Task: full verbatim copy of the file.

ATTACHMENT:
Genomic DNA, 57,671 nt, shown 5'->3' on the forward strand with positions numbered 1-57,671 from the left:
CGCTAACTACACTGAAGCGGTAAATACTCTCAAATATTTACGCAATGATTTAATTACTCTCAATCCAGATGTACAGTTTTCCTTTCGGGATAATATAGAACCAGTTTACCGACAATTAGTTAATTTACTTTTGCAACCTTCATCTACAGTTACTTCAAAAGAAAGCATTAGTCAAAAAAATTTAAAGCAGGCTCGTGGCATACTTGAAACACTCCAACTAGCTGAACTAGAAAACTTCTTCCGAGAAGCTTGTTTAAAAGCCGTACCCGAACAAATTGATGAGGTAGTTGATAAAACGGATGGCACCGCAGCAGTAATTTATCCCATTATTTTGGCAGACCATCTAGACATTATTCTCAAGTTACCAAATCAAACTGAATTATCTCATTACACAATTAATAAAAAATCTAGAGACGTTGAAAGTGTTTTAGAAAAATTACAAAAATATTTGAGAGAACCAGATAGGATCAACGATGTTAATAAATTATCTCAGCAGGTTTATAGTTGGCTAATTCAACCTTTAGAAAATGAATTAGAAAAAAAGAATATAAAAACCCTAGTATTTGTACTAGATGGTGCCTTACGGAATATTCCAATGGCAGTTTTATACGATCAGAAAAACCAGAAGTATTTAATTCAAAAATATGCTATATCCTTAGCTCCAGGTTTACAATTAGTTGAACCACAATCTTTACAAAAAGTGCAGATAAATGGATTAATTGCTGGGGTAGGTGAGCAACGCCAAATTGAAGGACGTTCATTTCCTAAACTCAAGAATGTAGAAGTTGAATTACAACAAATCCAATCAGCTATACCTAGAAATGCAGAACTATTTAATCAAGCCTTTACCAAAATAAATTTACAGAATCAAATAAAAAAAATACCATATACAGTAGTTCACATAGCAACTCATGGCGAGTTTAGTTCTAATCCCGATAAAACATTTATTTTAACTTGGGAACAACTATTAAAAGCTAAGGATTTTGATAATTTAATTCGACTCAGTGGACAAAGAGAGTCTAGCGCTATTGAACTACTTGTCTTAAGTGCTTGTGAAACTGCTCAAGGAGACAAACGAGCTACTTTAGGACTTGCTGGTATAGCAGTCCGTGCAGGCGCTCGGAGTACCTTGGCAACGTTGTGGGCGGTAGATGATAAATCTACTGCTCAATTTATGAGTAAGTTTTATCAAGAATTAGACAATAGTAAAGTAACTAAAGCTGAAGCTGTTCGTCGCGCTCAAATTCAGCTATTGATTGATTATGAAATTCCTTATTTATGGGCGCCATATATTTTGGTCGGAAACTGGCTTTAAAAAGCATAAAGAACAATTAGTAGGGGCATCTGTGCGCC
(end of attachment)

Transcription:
Genomic DNA, 57,671 nt, shown 5'->3' on the forward strand with positions numbered 1-57,671 from the left:
CGCTAACTACACTGAAGCGGTAAATACTCTCAAATATTTACGCAATGATTTAATTACTCTCAATCCAGATGTACAGTTTTCCTTTCGGGATAATATAGAACCAGTTTACCGACAATTAGTTAATTTACTTTTGCAACCTTCATCTACAGTTACTTCAAAAGAAAGCATTAGTCAAAAAAATTTAAAGCAGGCTCGTGGCATACTTGAAACACTCCAACTAGCTGAACTAGAAAACTTCTTCCGAGAAGCTTGTTTAAAAGCCGTACCCGAACAAATTGATGAGGTAGTTGATAAAACGGATGGCACCGCAGCAGTAATTTATCCCATTATTTTGGCAGACCATCTAGACATTATTCTCAAGTTACCAAATCAAACTGAATTATCTCATTACACAATTAATAAAAAATCTAGAGACGTTGAAAGTGTTTTAGAAAAATTACAAAAATATTTGAGAGAACCAGATAGGATCAACGATGTTAATAAATTATCTCAGCAGGTTTATAGTTGGCTAATTCAACCTTTAGAAAATGAATTAGAAAAAAAGAATATAAAAACCCTAGTATTTGTACTAGATGGTGCCTTACGGAATATTCCAATGGCAGTTTTATACGATCAGAAAAACCAGAAGTATTTAATTCAAAAATATGCTATATCCTTAGCTCCAGGTTTACAATTAGTTGAACCACAATCTTTACAAAAAGTGCAGATAAATGGATTAATTGCTGGGGTAGGTGAGCAACGCCAAATTGAAGGACGTTCATTTCCTAAACTCAAGAATGTAGAAGTTGAATTACAACAAATCCAATCAGCTATACCTAGAAATGCAGAACTATTTAATCAAGCCTTTACCAAAATAAATTTACAGAATCAAATAAAAAAAATACCATATACAGTAGTTCACATAGCAACTCATGGCGAGTTTAGTTCTAATCCCGATAAAACATTTATTTTAACTTGGGAACAACTATTAAAAGCTAAGGATTTTGATAATTTAATTCGACTCAGTGGACAAAGAGAGTCTAGCGCTATTGAACTACTTGTCTTAAGTGCTTGTGAAACTGCTCAAGGAGACAAACGAGCTACTTTAGGACTTGCTGGTATAGCAGTCCGTGCAGGCGCTCGGAGTACCTTGGCAACGTTGTGGGCGGTAGATGATAAATCTACTGCTCAATTTATGAGTAAGTTTTATCAAGAATTAGACAATAGTAAAGTAACTAAAGCTGAAGCTGTTCGTCGCGCTCAAATTCAGCTATTGATTGATTATGAAATTCCTTATTTATGGGCGCCATATATTTTGGTCGGAAACTGGCTTTAAAAAGCATAAAGAACAATTAGTAGGGGCATCTGTGCGCC